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Two Americas? You betcha.

Contrary to the cliché about it being “the cover-up that gets you,” cover-ups have been known to work, in full or in part; we just don’t know about them (which is why they’re cover-ups). The effective ones, however, don’t count upon the prestige media to be your handmaidens. If there was one damage control blunder that stands atop of the pyramid of Edwards’ blunders, it was his assumption as a veteran media darling that reporters would never turn on him. A close second was Edwards’ belief that the general public has the I.Q. of a tangerine.

Spin is a leaky vessel; it either floats or it doesn’t, and when it does, it usually happens out on the margins. At the core of most successful presidential players is something very real, a powerful symbolism, even if you don’t agree with it ideologically. Ronald Reagan stood for an ardently resurgent America after the ordeals of Vietnam, Watergate, hostages in Iran and economic malaise. Barack Obama stands for the opaque euphoria associated with “change” and the hunger for recovery after financial collapse and inexplicable wars, not to mention an undercurrent of atonement for our national birth defect, racism.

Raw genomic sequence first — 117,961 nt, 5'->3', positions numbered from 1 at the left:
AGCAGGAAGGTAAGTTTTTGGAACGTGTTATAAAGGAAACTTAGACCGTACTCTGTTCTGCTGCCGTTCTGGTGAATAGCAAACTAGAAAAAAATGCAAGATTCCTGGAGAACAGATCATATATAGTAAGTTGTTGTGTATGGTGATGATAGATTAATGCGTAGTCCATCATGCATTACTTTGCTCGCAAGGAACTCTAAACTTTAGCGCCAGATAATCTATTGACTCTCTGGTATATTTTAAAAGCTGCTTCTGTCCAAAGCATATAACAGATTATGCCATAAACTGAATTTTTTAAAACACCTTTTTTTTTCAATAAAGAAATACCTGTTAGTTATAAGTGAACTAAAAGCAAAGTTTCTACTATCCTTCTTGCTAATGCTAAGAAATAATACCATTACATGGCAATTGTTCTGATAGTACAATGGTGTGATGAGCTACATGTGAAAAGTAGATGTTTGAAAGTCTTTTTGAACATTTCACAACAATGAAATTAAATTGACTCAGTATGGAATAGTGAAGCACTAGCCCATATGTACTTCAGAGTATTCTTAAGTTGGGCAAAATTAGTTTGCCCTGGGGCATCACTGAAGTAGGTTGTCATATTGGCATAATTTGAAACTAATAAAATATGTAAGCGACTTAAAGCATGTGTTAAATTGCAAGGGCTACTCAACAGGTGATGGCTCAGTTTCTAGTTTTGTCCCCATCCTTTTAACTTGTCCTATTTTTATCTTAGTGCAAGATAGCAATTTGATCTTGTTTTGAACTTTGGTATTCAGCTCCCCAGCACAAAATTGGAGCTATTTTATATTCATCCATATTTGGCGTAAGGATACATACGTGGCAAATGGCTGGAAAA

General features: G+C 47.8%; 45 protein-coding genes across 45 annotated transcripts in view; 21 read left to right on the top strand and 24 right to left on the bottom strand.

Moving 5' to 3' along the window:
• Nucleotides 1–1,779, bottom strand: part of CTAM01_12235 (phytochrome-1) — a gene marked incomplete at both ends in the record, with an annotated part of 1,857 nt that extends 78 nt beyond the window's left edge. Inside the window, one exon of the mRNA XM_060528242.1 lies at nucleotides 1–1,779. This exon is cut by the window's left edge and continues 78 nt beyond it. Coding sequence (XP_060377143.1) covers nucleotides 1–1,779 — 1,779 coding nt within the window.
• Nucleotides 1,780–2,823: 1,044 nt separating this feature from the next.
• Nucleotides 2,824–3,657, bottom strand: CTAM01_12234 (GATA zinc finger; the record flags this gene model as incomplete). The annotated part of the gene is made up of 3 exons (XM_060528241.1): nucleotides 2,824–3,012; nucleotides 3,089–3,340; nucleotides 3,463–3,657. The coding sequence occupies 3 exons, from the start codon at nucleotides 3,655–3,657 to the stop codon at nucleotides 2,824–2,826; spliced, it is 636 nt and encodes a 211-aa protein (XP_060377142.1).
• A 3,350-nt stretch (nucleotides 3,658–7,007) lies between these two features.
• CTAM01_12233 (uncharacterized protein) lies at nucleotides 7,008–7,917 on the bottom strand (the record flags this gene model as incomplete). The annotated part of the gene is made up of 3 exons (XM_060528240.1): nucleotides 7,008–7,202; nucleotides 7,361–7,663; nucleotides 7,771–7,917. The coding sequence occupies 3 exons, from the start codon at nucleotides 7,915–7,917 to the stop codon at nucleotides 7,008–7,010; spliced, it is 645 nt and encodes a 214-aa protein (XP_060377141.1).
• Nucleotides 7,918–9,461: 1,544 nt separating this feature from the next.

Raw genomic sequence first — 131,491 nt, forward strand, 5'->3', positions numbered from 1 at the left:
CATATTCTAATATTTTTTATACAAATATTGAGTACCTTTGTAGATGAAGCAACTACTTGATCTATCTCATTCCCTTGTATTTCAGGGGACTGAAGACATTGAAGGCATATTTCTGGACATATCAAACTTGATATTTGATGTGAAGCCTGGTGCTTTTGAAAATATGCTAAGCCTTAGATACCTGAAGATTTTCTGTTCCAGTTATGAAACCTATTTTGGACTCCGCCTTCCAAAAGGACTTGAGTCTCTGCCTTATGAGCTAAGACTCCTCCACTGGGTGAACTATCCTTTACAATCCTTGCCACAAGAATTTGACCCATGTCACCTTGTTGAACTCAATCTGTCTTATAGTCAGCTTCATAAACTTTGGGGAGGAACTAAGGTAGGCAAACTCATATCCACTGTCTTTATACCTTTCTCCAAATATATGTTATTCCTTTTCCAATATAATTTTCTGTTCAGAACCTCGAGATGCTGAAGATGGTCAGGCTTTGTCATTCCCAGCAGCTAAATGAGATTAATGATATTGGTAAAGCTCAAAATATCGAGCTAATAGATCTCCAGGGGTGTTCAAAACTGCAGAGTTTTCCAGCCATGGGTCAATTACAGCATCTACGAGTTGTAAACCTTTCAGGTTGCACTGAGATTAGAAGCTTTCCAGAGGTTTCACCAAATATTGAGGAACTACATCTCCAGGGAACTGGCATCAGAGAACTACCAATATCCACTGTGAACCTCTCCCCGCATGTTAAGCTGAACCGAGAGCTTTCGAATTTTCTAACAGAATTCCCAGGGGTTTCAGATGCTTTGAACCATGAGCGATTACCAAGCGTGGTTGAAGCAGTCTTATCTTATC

John and Elizabeth Edwards stood for everything they were not: Ordinary in both good and bad fortune, uncommonly solid, empathetic, humble, transparently what-you-see-is-what-you-get. In recent days they have attempted to inoculate themselves against the damage done by portraits of them by sources both intimate and collateral. Allies of Elizabeth Edwards have come forward to acknowledge her Lady Macbeth tendencies while her husband has turned up in Haiti to help with earthquake relief efforts.

Can a woman be both Lady Macbeth and “Saint Elizabeth?” Can a man be both freakishly obsessed with his own cosmetics and the struggles of the unfortunate? Of course, but after years of playing three-card monte with the Edwardses, is anybody listening?

Eric Dezenhall co-founded the communications firm Dezenhall Resources, Ltd., and serves as its CEO. His first book, Nail 'em!: Confronting High-Profile Attacks on Celebrities and Business, pioneered techniques for understanding and defusing crises.